[local-mods 65020f3] added disclaimer to footer
 1 files changed, 1 insertions(+), 1 deletions(-)

Are you starting to see how this works? We’ve inserted one line and deleted one line (even though really we just changed one existing line).

An Update To Our Theme

Oh, look, the author of our WordPress theme has released an update. At this point, one of two things usually happens: the user updates the theme and wipes out all the changes he made -or- he decides never to update because he doesn’t want to lose those changes. Neither option is ideal.

Because we’re now using git to manage our changes, we get the best of both worlds: we can update to the latest version AND we get to keep our changes!

You might recall that I mentioned that the theme files will be kept in the “master” branch and our changes will be kept in the “local-mods” branch. When updating our theme files, we want to be absolutely certain that we’re working in the master branch (regardless of whether you update the files yourself or use the automatic update feature). Let’s switch back to the “master” branch:

$ git checkout master

Switched to branch 'master'

Download the new theme file (I’ve put it into /tmp) and let’s get ready to upgrade from v1.5.0.1 to v1.5.1.1:

$ cd /var/www/

$ unzip /tmp/

unzip will tell you that the files already exist and ask if you want to overwrite them. Answer “A” to tell it overwrite all of them.

Archive: /tmp/

replace arras/404.php? [y]es, [n]o, [A]ll, [N]one, [r]ename: A
  inflating: arras/404.php
  inflating: arras/archive.php
  inflating: arras/attachment.php
  inflating: arras/style.css
  inflating: arras/user.css
  inflating: arras/yarpp-template-arras.php

Go ahead and commit those changes (the updated files) to your repo:

$ cd arras

$ git add .
$ git commit -m 'checking in upstream v1.5.1.1'

Oh Crap, We’ve Lost Our Changes!

Let’s take a look at what our site looks like now.

OH NOES! All the time we spent making our changes was for nothing — our changes are gone!

Calm down, we just need to “rebase” our changes.

Getting our changes back is EASY! First, let’s switch back to our “local-mods” branch:

$ git checkout local-mods

Switched to branch 'local-mods'

Now we simply “rebase” our modifications against the new (updated) master branch:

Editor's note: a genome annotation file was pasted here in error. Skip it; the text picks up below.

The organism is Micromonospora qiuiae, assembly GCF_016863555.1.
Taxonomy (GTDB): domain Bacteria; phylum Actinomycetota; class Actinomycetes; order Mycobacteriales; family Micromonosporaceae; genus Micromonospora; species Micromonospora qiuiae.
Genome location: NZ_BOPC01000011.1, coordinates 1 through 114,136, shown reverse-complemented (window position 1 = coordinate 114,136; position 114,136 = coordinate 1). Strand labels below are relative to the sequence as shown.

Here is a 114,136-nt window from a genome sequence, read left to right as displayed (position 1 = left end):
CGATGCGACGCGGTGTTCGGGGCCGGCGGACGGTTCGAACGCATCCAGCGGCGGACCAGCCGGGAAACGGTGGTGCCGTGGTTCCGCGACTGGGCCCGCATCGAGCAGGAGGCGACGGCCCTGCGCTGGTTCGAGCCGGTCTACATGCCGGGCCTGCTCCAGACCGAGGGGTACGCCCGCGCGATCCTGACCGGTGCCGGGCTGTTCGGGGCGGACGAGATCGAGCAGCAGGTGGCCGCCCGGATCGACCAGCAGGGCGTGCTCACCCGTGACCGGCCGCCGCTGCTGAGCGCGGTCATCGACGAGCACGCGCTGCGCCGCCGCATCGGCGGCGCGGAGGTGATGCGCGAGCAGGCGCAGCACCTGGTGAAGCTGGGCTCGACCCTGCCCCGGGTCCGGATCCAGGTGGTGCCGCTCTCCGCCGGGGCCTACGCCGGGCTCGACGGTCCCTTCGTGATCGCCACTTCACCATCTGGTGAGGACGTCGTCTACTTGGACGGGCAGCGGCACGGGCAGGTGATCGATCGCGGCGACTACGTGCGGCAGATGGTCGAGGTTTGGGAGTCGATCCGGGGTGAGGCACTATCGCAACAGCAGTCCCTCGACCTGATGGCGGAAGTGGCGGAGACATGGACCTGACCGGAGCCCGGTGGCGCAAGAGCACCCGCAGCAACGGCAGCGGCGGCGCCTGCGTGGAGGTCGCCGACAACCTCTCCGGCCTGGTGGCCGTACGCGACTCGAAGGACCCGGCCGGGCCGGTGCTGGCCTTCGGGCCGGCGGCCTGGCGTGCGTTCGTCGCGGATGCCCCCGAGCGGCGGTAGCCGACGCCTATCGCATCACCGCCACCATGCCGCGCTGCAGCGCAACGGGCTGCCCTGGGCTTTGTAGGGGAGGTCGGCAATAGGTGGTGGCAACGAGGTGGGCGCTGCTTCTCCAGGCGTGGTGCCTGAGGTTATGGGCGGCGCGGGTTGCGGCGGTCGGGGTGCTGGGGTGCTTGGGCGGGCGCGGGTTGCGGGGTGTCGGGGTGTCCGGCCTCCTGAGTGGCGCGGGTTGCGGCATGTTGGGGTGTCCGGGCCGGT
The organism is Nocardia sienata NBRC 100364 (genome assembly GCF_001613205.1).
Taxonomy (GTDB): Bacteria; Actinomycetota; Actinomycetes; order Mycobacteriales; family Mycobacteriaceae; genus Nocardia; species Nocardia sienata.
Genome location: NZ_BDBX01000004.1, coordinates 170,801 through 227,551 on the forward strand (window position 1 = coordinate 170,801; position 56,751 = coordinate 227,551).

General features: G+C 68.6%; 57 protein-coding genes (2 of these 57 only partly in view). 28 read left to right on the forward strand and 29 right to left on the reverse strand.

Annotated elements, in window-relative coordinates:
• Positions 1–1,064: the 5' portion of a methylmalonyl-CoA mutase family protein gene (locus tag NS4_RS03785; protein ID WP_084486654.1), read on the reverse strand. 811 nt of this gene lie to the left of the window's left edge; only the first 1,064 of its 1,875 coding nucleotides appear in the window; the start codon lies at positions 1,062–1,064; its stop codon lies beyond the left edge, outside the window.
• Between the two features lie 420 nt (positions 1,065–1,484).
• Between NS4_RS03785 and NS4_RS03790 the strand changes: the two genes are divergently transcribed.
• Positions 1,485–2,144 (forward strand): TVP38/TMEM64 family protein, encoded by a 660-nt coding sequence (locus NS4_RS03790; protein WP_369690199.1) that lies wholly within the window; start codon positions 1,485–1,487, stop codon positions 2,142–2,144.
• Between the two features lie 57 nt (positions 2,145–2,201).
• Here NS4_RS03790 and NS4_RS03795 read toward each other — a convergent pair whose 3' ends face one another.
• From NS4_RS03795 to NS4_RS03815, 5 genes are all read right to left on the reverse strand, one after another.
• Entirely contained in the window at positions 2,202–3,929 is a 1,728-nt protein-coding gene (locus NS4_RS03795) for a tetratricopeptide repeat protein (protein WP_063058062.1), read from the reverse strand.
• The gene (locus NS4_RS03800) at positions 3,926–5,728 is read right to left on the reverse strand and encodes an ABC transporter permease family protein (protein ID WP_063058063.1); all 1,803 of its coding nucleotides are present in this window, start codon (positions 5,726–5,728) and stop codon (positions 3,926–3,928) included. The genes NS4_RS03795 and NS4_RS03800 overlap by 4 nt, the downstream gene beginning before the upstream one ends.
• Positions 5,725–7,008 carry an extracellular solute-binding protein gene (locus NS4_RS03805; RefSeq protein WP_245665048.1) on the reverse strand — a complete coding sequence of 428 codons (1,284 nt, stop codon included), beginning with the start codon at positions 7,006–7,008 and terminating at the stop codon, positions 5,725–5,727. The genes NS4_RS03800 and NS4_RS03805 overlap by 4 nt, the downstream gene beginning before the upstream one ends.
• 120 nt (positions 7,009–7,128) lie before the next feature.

$ git rebase master

First, rewinding head to replay your work on top of it...
Applying: added tweet button
Applying: added facebook like button
Applying: added disclaimer to footer

Remember how we did each of our modifications and committed them individually? The advantage is that each modification is now applied to the new version of theme independent of the others. If we decided that Facebook sucks, for example, and didn’t want to include the Like button anymore, we could easily leave that one out.

And if we take a look at our site now?

Voilà! Our changes have magically reappeared!

Future Updates

When new updates to your theme come out, you can repeat the update/rebase process to safely upgrade yet again, ensuring that you never lose your custom changes.


I’d be doing you a disservice if I didn’t mention the possible caveats of using this method. Occasionally, when rebasing, you’ll get “conflicts”. Git isn’t sure what it should do in these situations and, instead of simply guessing, it aborts the rebase process and leaves it up to you to fix the conflict. Fortunately, these conflicts are easily resolved and then the rebase process can continue on.

If all this sounds way too complicated, well, it’s really not. If you’ve never used a revision control system before, it can sometimes take a bit to get accustomed to. I use the method that I’ve described here on several web sites and it really does save me a lot of time and trouble.


For those of you who didn’t want to read all that, here’s a video showing the whole process from start to finish. You can see just how easily it is: